Posted by: daveB | March 19, 2011

Midnight at the Oasis. A Yuma, AZ car show.

427 AC Cobra. Owner’s price set at over 300,000 dollars!

We jumped into the Tracker, picked up Ted and Stella and drove into Yuma to an RV Park where Eric and Jerri were staying. Eric is a character, in quite a different way from Ted. Those four had met while trekking in Thailand or Viet Nam they said, and had ever since kept in contact. Eric had done many things including driving truck to selling  motor homes and RVs,  so had lots of interest in our Saturday’s activity, heading out to “Midnight at The Oasis,” a car show for some 800 automobiles whose manufacture spanned many decades. We followed Eric driving his big Chevy truck over streets that Marguerite and I had never been on, out to the baseball fields of Yuma Suns Stadium where the show was aproaching top gear. Outlying fields were already chock a block with patron’s cars. Thus we bagan our day of walking.
We had quite an afternoon of it and likely viewed the majority of the vehicles, many with eye-popping paint finishes and sporting chrome of a quality much beyond the original. Car after car captured our attention. Soon stories of cars bought and sold came forth among the three of us-as the girls had charted their own path through this field of dreams. Both Eric and Ted had bought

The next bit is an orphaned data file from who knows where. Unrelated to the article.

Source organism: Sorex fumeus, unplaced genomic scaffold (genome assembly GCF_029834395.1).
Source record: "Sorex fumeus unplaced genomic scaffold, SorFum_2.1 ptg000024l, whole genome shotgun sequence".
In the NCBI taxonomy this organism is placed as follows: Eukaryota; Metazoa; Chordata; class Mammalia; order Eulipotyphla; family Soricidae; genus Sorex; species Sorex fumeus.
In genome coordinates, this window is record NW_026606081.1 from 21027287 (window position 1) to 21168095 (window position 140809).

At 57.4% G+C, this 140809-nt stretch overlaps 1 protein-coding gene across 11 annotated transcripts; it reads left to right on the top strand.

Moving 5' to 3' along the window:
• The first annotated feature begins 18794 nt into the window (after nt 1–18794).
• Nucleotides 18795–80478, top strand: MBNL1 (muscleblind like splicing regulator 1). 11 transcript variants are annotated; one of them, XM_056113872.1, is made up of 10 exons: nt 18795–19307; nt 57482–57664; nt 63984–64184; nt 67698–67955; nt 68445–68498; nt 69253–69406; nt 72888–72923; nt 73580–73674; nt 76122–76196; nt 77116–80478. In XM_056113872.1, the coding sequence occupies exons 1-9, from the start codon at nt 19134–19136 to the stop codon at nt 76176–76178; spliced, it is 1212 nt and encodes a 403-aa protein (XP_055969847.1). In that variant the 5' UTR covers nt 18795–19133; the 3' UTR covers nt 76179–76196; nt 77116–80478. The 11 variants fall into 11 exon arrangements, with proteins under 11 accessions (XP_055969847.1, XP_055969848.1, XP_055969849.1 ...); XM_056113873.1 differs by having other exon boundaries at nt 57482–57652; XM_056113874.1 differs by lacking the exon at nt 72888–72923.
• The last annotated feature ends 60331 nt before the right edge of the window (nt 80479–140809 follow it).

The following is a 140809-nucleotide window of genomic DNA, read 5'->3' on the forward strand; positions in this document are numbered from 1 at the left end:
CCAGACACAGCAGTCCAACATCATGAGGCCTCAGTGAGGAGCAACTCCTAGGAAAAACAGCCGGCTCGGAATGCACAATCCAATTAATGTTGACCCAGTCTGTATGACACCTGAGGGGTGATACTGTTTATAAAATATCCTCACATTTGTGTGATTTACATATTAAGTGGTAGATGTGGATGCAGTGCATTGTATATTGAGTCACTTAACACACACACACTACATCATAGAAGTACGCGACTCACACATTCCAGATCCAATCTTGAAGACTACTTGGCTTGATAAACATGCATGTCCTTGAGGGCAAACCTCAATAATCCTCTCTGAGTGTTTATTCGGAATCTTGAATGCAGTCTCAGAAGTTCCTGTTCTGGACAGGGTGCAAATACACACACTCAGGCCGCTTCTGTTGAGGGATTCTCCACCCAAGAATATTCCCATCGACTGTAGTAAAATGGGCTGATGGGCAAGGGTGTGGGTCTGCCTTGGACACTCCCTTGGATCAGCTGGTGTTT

The Ford V8 powered Sunbeam Tiger!

and sold many cars they had owned, enough of a variety to cover an impressive array of marques. Ted still has a vintage Ford Mustang. My tales were limited to only a few vehicles that I drove and babied, most of them for years at a time. One car that I drove for seven years was a 1966 black Sunbeam Tiger, bought new and, as it turned out, one of 7,085 produced. Chrysler bought the car’s parent company, Rootes, and folks in their boardroom couldn’t stomach continuing to put FoMoCo’s small  block V-8 engine into it, and none of theirs was suitable; Chysler engines had their distributor in the back and there was no more room. In fact, one spark plug on my 260 cubic inch V-8 had to be changed through a hole in the firewall. In the first year of driving  it got over 50,000 kilometers (32,000 miles) onto the odometer. one of several de Tomaso Panteras at the auto show

As the three of us approached one area of exhibits we stopped at a distance and tried to guess what manner of car we were seeing in the half dozen sitting in a row. Elaborate sports cars, yes, but who had made them? Above are the several De Tomaso Panteras included in a Phoenix car club which were driven down to Yuma and put on display. We had drawn a blank on where they originated. They are mid-engined sportscars made very fast by their big block Ford V8 engines (the Cleveland 351) and styling to match, from the designers at Ghia.  An Argentinian, DeTomaso who had once designed a F1 car for Frank Williams, had bought the Italian design house, Ghia, with the Pantera one of its first offerings under him. On an historical note, Tim Horton, the NHL hockey player who started the Canadian fast food chain of the same name, met his demise at the wheel of a Pantera. Sports Cars at Midnight at the Oasis in Yuma, AZ

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